The Amish are our neighbors. They value family, community, frugality, resourcefulness, and reliance on all things natural. They are some of the first recyclers whose mantra is to use it up rather than throw it out. Their intent is to nourish the body while feeding the spirit as well.
Today, we can all learn from their down-to-earth homespun ways as we approach Pope Francis’ Laudato Si initiative and creating an action plan for the care of Mother Earth and all its residents.
Whether we learn to intensify our efforts to simplify or continue on sacrificing our resources for future generations is up to us both as a people and as individuals. There is no glory in being the last man standing on the planet, but there is usefulness in getting back to basics and rejoicing in what we can preserve for future generations living on Mother Earth and beyond.
Looking back to look ahead, we may consider some of the characteristics of the Amish and those closely affiliated with them such as the Mennonites and other likeminded religious groups. Faith, Family, Community and Simplicity are the four cornerstones of their lives.
People of Amish and Mennonite faith generally practice:
Pacifism and non-resistance. “Enjoy today, it won’t come back.”
A pure and simple lifestyle without many of the creature comforts. “It takes both sunny and rainy days to make a life complete.”
A dress code that is simple and modest. “The most beautiful attire is a smile.”
Community and commercial support. “A heart touched by grace brings joy to the face.”
No aid or welfare from the government. Thriftiness is practiced in each home. Debt is discouraged. “Use it up, wear it out, make it do, or do without”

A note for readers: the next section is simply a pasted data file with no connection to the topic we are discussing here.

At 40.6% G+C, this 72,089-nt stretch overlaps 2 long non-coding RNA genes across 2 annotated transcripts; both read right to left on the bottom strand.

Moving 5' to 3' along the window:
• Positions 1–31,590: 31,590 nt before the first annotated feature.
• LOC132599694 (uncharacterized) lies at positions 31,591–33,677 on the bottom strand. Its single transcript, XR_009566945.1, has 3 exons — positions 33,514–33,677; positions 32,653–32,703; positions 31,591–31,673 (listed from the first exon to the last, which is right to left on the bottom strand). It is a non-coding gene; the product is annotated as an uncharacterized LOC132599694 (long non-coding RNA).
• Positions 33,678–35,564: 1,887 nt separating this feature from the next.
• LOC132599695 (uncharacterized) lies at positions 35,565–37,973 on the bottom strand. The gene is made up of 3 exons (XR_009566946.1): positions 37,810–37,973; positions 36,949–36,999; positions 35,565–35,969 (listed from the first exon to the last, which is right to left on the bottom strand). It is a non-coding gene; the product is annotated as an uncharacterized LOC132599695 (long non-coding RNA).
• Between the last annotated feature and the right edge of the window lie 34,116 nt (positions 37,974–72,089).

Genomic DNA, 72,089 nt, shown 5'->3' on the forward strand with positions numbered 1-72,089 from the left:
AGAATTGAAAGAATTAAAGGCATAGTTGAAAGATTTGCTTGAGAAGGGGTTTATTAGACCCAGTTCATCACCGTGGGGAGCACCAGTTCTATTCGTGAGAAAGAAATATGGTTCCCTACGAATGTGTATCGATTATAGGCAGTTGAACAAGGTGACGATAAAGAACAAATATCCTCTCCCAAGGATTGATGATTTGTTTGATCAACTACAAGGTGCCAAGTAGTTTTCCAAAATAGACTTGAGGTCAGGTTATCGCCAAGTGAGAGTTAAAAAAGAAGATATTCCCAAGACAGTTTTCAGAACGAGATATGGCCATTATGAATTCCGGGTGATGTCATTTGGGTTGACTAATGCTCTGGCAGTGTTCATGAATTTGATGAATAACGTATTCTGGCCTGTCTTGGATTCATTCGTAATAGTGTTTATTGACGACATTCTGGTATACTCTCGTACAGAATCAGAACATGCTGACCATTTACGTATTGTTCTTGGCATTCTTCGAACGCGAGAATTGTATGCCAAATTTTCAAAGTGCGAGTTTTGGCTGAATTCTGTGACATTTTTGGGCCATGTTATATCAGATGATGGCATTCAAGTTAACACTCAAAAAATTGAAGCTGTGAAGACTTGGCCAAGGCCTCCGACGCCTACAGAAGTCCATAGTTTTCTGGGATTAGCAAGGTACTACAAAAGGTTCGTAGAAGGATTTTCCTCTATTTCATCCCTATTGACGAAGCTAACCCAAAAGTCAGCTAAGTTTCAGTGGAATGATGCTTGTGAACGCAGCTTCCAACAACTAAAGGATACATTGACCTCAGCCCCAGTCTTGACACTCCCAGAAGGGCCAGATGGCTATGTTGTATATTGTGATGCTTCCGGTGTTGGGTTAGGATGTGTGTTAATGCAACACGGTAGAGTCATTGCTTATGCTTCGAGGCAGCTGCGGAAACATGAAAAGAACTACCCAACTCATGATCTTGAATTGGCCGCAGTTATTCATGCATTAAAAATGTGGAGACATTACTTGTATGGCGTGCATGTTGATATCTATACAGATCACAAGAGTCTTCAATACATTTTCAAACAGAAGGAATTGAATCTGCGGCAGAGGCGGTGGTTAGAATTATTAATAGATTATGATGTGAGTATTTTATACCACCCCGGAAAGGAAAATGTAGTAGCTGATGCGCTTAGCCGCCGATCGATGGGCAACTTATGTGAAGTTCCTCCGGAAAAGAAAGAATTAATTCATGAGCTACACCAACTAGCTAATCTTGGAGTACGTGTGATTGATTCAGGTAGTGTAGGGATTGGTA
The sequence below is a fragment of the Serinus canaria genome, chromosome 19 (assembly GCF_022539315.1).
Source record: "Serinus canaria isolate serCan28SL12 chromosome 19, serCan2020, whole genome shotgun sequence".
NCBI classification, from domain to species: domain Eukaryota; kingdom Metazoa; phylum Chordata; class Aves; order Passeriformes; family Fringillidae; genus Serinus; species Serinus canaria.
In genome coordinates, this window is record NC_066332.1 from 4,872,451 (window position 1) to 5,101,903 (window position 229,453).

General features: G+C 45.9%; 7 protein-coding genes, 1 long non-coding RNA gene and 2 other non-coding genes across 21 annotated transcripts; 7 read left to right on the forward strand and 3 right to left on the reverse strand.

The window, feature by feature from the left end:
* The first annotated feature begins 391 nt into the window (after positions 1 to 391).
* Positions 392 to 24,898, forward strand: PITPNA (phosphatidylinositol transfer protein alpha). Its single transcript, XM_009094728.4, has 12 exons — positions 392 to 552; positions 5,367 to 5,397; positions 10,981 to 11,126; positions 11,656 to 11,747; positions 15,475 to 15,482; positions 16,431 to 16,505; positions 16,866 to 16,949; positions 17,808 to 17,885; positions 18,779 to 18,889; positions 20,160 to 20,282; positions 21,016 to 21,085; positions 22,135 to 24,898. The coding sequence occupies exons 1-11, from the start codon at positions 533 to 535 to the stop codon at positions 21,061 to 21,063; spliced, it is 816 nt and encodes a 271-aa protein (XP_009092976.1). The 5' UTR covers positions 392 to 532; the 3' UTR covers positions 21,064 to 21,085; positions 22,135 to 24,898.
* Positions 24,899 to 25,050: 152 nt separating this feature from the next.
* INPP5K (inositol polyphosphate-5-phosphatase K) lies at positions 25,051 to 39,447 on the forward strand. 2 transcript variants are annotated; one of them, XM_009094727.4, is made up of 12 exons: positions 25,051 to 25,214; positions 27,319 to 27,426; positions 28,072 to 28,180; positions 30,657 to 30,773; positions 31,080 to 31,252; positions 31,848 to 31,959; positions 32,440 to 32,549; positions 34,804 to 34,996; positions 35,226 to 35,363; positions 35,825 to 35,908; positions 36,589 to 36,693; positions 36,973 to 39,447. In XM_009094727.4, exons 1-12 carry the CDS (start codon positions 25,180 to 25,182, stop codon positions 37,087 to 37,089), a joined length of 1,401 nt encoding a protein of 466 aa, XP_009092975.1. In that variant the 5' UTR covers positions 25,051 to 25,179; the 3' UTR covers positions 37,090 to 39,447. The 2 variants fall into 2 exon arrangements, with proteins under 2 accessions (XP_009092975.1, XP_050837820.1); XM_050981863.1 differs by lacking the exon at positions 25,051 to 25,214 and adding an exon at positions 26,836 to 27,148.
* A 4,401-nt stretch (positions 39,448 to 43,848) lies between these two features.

Separation of church and state. “A happy home is more than a roof over your head, it’s a foundation under your feet.”
Food sources are garden produce, fresh meats, and dairy products maintaining a close connection to the earth. “God gives us the ingredients for our daily bread, but He expects us to do the baking.”
Food is used to bring people together. “Our duty is not to see through one another but to see one another through.”
Volunteer activities prevail such as quilt making and barn raising. Everyone chips in. “Pride in your work puts joy in your day.”
Wealth is not measured in large bank accounts or earthly treasures. “It’s nice to have money to buy the things that money can buy, but it’s better not to lose the things money cannot buy.”
Work is valued over envy. “If the grass looks greener on the other side, fertilize.”
Some of these principles might not work for everyone, but they may be points to ponder as we move forward in ecological renewal planning and renewal.
Sometimes it is the kernel in the idea that leads us into the future. Nothing is lost that cannot be recycled. It is our job to find the treasure in hiding that will give us new possibilities for our future. It is time to get to work and make 2023 a time for planning and purpose. We are all in this together!